Microsoft Corp. (MSFT:US) reported lower profit on higher revenue, after the world’s largest software maker spent more money to market its Windows operating system and lure consumers flocking to tablets and smartphones.
Net income in the fiscal second quarter declined 3.7 percent to $6.38 billion, or 76 cents a share. Corporate demand helped bolster revenue, which rose 2.7 percent to $21.46 billion, Microsoft said in a statement yesterday. Analysts had predicted profit of 74 cents a share on $21.54 billion in revenue, according to the average of estimates compiled by Bloomberg.
Microsoft is investing to compete against Apple Inc. and Google Inc. (GOOG:US) as personal computers running its software lose out to mobile devices. As PC shipments fell during the quarter, analysts cut their estimates for Microsoft’s results, which the company met by boosting sales to businesses upgrading their Windows systems and server software.
“It tells you that they’re still on a transition to moving more towards being a little bit more of a hardware and technology services company,” Kirk Materne, an analyst at Evercore Partners Inc. (EVR:US), said in an interview. He rates the stock equalweight.
Sales and marketing spending surged 15 percent to $4.31 billion for the fiscal second quarter as Microsoft introduced Windows 8 and the Surface tablet, while research and development costs rose 6.6 percent to $2.53 billion.
Microsoft rose 0.9 percent to $27.88 at the close in New York. The shares had dropped 10 percent in the last three months of 2012, compared with a 1 percent decline in the Standard & Poor’s 500 Index.
Microsoft released Windows 8 and the Surface tablet on Oct. 26 to stem the loss of consumers. Even as PC sales declined last year, businesses continued to upgrade their systems, some of them from the 12-year-old Windows XP. That mitigated what Hewlett-Packard Co. (HPQ:US) Executive Vice President Todd Bradley called a slower-than-expected quarter for Windows 8.
Sales in the Windows division rose 24 percent to $5.88 billion. Excluding recognition of revenue deferred from previous quarters, Windows sales rose 11 percent. Demand from companies signing multiyear contracts translated into unearned revenue, a measure of future sales, of $19.8 billion. That’s better than analysts’ average estimate of $19.1 billion.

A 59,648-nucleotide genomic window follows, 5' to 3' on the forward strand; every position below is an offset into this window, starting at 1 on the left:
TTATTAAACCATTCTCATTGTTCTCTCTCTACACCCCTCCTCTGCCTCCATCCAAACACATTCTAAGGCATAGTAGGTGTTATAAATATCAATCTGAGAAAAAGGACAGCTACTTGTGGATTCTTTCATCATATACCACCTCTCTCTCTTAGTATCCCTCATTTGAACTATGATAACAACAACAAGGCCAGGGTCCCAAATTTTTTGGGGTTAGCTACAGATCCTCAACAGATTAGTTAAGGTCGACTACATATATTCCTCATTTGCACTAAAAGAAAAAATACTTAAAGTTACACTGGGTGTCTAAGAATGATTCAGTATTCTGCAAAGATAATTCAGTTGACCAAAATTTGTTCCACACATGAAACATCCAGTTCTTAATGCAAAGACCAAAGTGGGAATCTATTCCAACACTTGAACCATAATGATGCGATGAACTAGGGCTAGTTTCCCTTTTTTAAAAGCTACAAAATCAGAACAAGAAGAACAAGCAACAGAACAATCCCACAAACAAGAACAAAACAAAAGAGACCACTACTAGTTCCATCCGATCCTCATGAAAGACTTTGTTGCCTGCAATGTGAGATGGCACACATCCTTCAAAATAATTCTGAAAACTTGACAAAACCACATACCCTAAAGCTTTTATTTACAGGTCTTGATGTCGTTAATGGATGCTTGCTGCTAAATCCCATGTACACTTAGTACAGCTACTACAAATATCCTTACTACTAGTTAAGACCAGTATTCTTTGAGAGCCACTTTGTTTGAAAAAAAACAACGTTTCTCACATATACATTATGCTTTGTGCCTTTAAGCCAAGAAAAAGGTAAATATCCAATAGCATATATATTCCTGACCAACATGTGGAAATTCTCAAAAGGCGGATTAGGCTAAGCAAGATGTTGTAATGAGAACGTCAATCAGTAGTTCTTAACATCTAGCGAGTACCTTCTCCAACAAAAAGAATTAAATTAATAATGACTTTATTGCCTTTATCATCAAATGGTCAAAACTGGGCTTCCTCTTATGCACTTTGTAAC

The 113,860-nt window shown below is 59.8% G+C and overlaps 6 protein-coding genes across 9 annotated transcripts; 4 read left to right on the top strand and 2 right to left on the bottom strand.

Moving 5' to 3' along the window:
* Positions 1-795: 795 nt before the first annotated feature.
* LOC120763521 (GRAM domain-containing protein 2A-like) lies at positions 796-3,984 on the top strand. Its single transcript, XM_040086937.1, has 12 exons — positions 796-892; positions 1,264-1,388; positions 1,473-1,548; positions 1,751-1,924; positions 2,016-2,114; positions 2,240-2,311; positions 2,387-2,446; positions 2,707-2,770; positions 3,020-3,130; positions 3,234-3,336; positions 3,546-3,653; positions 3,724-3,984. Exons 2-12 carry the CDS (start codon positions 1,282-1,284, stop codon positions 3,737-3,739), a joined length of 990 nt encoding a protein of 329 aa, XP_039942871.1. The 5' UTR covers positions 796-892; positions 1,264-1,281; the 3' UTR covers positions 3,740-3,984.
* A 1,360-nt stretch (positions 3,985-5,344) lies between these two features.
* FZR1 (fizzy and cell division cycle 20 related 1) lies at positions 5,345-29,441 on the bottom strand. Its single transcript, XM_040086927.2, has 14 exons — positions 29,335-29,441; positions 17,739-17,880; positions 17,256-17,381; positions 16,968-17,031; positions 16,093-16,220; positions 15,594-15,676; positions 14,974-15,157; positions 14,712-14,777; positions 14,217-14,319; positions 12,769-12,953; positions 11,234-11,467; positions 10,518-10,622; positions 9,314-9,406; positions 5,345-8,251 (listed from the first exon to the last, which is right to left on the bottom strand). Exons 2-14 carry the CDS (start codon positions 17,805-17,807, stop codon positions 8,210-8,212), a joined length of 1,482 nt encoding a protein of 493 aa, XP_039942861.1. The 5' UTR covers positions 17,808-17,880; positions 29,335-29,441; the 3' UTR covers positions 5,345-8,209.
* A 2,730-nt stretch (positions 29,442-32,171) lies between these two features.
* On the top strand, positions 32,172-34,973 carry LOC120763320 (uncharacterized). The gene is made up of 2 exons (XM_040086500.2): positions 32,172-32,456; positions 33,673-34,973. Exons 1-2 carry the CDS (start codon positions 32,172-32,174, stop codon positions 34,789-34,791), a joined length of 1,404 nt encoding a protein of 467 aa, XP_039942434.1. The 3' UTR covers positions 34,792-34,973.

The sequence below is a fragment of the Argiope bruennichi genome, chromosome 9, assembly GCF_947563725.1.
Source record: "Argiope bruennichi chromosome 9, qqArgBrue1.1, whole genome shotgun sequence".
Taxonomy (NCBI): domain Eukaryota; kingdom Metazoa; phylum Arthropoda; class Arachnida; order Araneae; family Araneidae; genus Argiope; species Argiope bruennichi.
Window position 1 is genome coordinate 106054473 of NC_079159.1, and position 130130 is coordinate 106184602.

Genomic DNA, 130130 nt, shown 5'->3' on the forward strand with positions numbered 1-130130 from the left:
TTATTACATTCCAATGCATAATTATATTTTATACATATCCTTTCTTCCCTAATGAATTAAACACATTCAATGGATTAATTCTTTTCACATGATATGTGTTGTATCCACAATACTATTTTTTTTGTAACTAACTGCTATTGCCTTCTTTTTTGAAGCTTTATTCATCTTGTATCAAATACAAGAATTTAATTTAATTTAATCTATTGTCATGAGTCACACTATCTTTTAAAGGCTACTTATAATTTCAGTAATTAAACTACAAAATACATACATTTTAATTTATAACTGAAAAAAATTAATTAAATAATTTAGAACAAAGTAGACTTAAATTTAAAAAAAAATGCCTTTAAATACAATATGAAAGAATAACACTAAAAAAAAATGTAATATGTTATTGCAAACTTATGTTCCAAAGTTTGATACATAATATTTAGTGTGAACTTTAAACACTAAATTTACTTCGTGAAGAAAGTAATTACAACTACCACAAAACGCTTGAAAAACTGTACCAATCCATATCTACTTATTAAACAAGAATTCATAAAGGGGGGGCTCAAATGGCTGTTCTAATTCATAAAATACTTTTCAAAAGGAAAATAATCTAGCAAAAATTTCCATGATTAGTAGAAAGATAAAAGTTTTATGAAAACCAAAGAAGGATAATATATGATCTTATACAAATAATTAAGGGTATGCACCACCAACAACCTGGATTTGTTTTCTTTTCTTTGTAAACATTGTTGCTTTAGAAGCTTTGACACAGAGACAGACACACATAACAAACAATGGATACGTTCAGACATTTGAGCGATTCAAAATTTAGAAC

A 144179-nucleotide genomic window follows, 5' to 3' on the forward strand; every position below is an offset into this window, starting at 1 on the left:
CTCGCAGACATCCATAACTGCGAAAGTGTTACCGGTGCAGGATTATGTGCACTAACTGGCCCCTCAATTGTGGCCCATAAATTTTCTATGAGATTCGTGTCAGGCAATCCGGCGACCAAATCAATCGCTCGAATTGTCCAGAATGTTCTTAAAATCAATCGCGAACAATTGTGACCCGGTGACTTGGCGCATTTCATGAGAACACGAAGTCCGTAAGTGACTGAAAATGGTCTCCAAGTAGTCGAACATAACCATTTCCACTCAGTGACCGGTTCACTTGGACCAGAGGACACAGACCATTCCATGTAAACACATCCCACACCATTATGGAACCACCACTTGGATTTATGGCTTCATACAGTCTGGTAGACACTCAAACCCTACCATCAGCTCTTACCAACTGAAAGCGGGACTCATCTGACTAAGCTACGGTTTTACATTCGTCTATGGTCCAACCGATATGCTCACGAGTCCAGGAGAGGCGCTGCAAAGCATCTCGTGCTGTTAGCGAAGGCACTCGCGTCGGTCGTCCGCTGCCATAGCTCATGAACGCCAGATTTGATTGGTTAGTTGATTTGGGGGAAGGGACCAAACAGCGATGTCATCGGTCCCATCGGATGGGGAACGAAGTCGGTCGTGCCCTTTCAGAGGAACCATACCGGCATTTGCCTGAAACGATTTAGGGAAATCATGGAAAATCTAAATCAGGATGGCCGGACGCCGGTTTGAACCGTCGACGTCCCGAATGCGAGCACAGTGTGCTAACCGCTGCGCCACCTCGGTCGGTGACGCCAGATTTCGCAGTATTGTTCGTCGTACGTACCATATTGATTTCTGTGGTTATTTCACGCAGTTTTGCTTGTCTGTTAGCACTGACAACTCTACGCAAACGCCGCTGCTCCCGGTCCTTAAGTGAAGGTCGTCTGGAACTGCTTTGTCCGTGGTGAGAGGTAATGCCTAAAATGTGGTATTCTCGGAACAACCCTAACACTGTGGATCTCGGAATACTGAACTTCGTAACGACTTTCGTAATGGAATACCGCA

That increase was thanks to Surface sales, purchases of upgrades, and retailers and businesses licensing multiple copies, Microsoft Chief Financial Officer Peter Klein said in an interview.
Worldwide PC unit sales dropped 6.4 percent in the fourth quarter from a year earlier. That was the first time in more than five years shipments have fallen during the holiday shopping season, according to IDC Corp.
“Expectations for Windows were low, this was a number that had come down,” Josh Olson, analyst at Edward Jones & Co., said in an interview. “They met a low number, so I wouldn’t consider this an optimistic sign.”
Klein declined to say how many Surface tablets Microsoft had sold since they debuted.
Analysts’ average estimates (MSFT:US) for Microsoft’s profit and sales had declined 2.4 percent over the last four weeks, while sales estimates fell 1.3 percent on average, as analysts trimmed their projections on signs that Windows 8 sales hadn’t been as high as they’d predicted.
Corporate customers are also rushing to upgrade because Microsoft is ending support for Windows XP, which debuted in 2001. Microsoft also started rolling out a new version of Office, which includes the Word and Excel productivity programs.
“One of the biggest stories in 2013 is the business transition from Windows XP to Windows 7,” said Bob O’Donnell, an analyst at market research firm IDC. “There are a staggering number of machines still running Windows XP. The IT guys have to pull the plug on those and upgrade, and most will do that by buying new machines.”
Machines running Windows 7, which was introduced in 2009, remain available as Windows 8 is rolled out. Some companies are still opting for the earlier version because it’s field-tested and available on more machines.
“Right now investors are myopically focused on the Windows business,” said Brent Thill, an analyst at UBS AG in San Francisco. “It’s an important business, but they forget about the other 75 percent of revenue.”
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